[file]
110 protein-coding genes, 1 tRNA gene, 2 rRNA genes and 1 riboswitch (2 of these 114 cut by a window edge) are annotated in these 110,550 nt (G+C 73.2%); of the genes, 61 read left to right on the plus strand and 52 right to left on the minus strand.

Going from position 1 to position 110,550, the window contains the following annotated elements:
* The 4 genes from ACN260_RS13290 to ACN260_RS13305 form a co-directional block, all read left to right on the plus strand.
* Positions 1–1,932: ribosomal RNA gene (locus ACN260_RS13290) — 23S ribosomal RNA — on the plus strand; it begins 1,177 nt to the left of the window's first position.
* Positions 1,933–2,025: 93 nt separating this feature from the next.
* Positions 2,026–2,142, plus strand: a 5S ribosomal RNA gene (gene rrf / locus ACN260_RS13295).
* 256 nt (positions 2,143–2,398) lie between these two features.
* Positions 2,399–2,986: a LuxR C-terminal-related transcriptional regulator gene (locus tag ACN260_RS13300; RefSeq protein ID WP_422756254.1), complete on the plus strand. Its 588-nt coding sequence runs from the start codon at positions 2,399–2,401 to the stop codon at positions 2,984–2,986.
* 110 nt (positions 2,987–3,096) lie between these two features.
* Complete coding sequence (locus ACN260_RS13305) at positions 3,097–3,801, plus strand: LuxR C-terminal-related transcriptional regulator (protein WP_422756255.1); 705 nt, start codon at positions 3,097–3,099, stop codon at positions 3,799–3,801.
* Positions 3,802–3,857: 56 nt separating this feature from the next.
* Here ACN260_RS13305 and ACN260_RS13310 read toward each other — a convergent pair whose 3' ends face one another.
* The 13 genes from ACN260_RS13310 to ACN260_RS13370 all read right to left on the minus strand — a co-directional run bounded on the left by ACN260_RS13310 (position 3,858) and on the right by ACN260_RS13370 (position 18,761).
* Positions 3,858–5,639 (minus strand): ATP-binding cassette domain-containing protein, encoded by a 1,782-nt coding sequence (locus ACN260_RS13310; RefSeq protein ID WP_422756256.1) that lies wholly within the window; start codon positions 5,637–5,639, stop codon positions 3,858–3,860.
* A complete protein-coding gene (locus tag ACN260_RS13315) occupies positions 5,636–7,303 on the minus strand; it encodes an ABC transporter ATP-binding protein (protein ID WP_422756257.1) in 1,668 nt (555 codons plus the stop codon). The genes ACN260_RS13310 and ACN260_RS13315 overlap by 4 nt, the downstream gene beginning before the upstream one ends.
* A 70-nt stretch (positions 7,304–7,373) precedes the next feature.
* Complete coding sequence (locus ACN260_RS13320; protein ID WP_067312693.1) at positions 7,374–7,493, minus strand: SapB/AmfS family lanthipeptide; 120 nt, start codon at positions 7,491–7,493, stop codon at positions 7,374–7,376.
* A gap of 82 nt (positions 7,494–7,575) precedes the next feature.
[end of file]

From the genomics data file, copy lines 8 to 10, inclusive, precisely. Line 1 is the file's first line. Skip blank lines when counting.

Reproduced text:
* Positions 2,399–2,986: a LuxR C-terminal-related transcriptional regulator gene (locus tag ACN260_RS13300; RefSeq protein ID WP_422756254.1), complete on the plus strand. Its 588-nt coding sequence runs from the start codon at positions 2,399–2,401 to the stop codon at positions 2,984–2,986.
* 110 nt (positions 2,987–3,096) lie between these two features.
* Complete coding sequence (locus ACN260_RS13305) at positions 3,097–3,801, plus strand: LuxR C-terminal-related transcriptional regulator (protein WP_422756255.1); 705 nt, start codon at positions 3,097–3,099, stop codon at positions 3,799–3,801.